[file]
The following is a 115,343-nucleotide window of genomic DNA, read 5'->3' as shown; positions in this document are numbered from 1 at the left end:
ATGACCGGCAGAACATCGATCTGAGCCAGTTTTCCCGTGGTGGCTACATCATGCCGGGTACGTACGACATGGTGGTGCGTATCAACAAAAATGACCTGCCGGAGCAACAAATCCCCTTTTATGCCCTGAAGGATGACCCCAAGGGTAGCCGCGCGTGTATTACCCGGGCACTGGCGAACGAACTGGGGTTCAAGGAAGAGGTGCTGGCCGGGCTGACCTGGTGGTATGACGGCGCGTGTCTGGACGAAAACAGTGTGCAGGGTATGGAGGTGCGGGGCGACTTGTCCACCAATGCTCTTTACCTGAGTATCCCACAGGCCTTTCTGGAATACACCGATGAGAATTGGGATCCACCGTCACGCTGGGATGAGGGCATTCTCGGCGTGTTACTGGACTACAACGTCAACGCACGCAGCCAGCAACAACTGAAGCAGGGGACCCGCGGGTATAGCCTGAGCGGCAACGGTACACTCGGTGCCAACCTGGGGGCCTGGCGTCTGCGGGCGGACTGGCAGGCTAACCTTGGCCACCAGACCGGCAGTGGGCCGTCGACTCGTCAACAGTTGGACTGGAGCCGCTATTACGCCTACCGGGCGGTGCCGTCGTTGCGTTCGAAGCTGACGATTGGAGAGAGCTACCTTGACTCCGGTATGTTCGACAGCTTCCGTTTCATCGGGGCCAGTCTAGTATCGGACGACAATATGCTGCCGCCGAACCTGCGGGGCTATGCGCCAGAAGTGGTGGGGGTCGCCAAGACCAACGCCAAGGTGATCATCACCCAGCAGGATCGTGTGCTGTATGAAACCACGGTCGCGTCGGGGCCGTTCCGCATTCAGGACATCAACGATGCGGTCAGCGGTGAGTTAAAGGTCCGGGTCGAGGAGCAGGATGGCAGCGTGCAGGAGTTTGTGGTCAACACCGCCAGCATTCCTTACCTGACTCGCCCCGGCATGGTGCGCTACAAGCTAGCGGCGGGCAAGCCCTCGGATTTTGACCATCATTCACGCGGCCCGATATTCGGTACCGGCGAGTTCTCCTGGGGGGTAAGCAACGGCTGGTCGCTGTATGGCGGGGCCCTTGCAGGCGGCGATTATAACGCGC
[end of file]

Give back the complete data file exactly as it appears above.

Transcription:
The following is a 115,343-nucleotide window of genomic DNA, read 5'->3' as shown; positions in this document are numbered from 1 at the left end:
ATGACCGGCAGAACATCGATCTGAGCCAGTTTTCCCGTGGTGGCTACATCATGCCGGGTACGTACGACATGGTGGTGCGTATCAACAAAAATGACCTGCCGGAGCAACAAATCCCCTTTTATGCCCTGAAGGATGACCCCAAGGGTAGCCGCGCGTGTATTACCCGGGCACTGGCGAACGAACTGGGGTTCAAGGAAGAGGTGCTGGCCGGGCTGACCTGGTGGTATGACGGCGCGTGTCTGGACGAAAACAGTGTGCAGGGTATGGAGGTGCGGGGCGACTTGTCCACCAATGCTCTTTACCTGAGTATCCCACAGGCCTTTCTGGAATACACCGATGAGAATTGGGATCCACCGTCACGCTGGGATGAGGGCATTCTCGGCGTGTTACTGGACTACAACGTCAACGCACGCAGCCAGCAACAACTGAAGCAGGGGACCCGCGGGTATAGCCTGAGCGGCAACGGTACACTCGGTGCCAACCTGGGGGCCTGGCGTCTGCGGGCGGACTGGCAGGCTAACCTTGGCCACCAGACCGGCAGTGGGCCGTCGACTCGTCAACAGTTGGACTGGAGCCGCTATTACGCCTACCGGGCGGTGCCGTCGTTGCGTTCGAAGCTGACGATTGGAGAGAGCTACCTTGACTCCGGTATGTTCGACAGCTTCCGTTTCATCGGGGCCAGTCTAGTATCGGACGACAATATGCTGCCGCCGAACCTGCGGGGCTATGCGCCAGAAGTGGTGGGGGTCGCCAAGACCAACGCCAAGGTGATCATCACCCAGCAGGATCGTGTGCTGTATGAAACCACGGTCGCGTCGGGGCCGTTCCGCATTCAGGACATCAACGATGCGGTCAGCGGTGAGTTAAAGGTCCGGGTCGAGGAGCAGGATGGCAGCGTGCAGGAGTTTGTGGTCAACACCGCCAGCATTCCTTACCTGACTCGCCCCGGCATGGTGCGCTACAAGCTAGCGGCGGGCAAGCCCTCGGATTTTGACCATCATTCACGCGGCCCGATATTCGGTACCGGCGAGTTCTCCTGGGGGGTAAGCAACGGCTGGTCGCTGTATGGCGGGGCCCTTGCAGGCGGCGATTATAACGCGC